AWI – developing autonomous mobile robots to inspect weld lines on ships
Welding is a critical operation in ship construction. Weld failure can lead to environmental damage, damage or loss of the ship and cargo, as well as operational losses for the owner.
Marine Class rules require an integrity survey every 5 years involving dry-docking the ship and safety societies demand that 100% ultrasonic testing should be performed on these welds. This translates into the welding and inspection of 0.5 km of weld line between the hull sections on the external surface of the hull.
It takes an enormous amount of time for human operators to perform these inspections, resulting in high labour costs, a high incidence of fatigue-induced mistakes and safety risks for personnel performing the inspections. An automated process reduces costs to the shipbuilder, reduces the need for hazardous working at height and improves consistency, reliability and availability of inspection data.
Researchers at London South Bank Innovation Centre (LSBIC) are currently working on the AWI project, developing autonomous mobile robots to complete automated inspections. Their work has attracted grants worth £360,621.
The objectives of AWI are to:
Develop autonomous mobile robots that can climb vertical and curved hull surfaces to deploy inspection tools to inspect long weld lines
Reduce the cost of inspection by eliminating scaffolding access costs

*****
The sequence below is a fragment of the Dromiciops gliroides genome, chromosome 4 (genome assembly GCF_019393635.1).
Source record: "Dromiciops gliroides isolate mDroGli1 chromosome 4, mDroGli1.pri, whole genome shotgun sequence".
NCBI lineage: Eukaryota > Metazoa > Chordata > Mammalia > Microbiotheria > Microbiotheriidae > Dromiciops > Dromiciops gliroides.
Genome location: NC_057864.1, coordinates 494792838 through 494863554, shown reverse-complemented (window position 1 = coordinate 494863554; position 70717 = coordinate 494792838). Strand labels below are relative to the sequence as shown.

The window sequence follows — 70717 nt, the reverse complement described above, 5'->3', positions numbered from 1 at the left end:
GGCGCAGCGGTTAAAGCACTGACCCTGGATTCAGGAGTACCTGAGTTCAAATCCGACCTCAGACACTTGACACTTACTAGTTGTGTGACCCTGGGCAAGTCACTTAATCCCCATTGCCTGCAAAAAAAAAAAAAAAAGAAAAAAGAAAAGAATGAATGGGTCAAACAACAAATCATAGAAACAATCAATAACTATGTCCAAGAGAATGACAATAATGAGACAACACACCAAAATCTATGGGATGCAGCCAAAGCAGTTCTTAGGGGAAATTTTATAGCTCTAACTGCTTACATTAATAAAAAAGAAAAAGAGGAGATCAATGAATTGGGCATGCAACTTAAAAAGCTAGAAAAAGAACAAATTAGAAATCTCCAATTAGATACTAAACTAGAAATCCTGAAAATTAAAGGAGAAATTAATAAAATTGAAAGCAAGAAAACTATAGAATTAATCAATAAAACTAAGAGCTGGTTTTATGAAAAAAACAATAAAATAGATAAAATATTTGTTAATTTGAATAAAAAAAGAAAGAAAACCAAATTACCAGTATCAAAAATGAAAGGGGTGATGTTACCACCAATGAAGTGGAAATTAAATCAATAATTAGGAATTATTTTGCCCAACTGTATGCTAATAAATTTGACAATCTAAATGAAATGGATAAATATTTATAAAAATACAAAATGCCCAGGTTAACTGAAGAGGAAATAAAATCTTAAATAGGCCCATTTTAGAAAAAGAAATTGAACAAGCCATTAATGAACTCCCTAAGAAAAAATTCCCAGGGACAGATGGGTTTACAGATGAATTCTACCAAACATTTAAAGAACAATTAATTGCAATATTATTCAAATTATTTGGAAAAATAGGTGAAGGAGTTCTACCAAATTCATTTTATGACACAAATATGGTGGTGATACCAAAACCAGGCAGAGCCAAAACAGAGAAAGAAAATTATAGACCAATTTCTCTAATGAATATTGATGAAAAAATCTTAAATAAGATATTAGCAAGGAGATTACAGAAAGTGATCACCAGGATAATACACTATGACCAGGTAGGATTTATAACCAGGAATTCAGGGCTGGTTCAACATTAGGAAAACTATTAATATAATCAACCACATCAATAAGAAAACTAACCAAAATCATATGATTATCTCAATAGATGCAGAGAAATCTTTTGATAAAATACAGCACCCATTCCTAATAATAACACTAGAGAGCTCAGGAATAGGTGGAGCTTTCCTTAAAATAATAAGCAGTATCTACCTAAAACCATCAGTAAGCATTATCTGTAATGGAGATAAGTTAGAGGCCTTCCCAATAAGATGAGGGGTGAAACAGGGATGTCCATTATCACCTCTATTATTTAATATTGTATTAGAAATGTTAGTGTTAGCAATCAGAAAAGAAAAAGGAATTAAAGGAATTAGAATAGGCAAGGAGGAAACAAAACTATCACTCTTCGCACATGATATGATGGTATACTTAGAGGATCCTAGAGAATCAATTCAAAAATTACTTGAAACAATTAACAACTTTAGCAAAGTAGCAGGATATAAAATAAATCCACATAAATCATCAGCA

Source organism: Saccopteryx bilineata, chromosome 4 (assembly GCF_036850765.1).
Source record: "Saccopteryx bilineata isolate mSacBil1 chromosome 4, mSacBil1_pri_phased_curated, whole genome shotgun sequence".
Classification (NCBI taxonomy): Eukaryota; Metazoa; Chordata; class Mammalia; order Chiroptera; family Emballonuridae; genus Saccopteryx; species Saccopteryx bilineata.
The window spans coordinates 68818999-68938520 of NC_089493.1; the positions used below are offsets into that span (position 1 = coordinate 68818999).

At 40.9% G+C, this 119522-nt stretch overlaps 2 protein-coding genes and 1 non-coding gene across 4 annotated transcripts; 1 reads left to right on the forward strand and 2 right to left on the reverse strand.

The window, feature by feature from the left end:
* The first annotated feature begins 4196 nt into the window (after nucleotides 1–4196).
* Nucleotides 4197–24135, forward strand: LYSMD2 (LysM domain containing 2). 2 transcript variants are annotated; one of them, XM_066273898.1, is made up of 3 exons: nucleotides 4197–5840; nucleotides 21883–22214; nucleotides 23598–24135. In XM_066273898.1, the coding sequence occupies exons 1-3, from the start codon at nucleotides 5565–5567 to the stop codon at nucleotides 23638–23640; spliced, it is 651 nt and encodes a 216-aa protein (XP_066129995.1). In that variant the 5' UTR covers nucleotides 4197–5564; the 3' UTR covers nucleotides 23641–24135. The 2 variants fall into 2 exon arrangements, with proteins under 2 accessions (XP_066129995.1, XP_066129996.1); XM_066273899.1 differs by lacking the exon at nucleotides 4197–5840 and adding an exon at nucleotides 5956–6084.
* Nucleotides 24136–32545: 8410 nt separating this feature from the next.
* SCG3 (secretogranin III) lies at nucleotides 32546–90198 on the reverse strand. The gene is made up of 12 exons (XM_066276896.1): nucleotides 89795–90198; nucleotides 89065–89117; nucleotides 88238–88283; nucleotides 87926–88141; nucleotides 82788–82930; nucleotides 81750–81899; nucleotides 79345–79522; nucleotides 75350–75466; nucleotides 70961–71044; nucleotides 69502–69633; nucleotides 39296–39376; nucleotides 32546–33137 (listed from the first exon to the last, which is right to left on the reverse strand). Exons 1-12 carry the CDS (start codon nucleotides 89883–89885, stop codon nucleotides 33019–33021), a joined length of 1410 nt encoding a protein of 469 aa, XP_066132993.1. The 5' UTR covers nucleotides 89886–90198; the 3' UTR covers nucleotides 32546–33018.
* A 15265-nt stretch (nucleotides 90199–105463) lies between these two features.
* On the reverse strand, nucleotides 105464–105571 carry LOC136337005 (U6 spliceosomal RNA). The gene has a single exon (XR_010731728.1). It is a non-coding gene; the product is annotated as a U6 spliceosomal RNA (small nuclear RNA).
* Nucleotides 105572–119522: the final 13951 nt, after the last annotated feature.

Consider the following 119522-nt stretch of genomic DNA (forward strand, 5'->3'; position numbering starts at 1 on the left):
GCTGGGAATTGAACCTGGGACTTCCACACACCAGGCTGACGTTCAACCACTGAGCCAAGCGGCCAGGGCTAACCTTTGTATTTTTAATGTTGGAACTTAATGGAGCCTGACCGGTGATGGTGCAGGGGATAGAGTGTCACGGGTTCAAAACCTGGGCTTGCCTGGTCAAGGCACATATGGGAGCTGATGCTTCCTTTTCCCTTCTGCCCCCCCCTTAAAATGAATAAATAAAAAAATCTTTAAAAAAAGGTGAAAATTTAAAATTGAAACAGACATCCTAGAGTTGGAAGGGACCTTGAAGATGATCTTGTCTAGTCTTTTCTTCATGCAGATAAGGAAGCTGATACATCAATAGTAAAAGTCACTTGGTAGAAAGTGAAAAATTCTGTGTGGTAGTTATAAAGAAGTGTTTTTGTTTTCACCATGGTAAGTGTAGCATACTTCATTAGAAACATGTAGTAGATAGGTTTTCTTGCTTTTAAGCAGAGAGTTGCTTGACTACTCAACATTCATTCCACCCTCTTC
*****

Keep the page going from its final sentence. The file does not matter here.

The container ship building and maintenance industry is fiercely competitive and would benefit from automation of required inspection tasks. AWI will:
Offer customers - shipyard operators and non-destructive testing service providers - a fully autonomous climbing robot that will replace the conventional slow, costly and unsafe approach of using several operators and gantries
Allow the shipyard to make savings in time and man power, and facilitate safe working
Be suitable for the inspection of welds in other large structures
AWI will provide the project lead, NDT Consultants Ltd, with a tool to provide new inspection services that they will use to expand their business in the global NDT inspection industry. InnotecUK, a robotics systems SME manufacturer, will bring new robotic solutions to market. LSBIC will transfer knowledge of its wall-climbing robot technology to its partners.
Total Grant: £360,621 The Engineering and Physical Sciences Research Council (EPSRC) Grant to London South Bank University: £116,312
Project Partners: Innovative Technology and Science Limited, London South Bank University, together with NDT Consultants Ltd (“the Lead Participant”).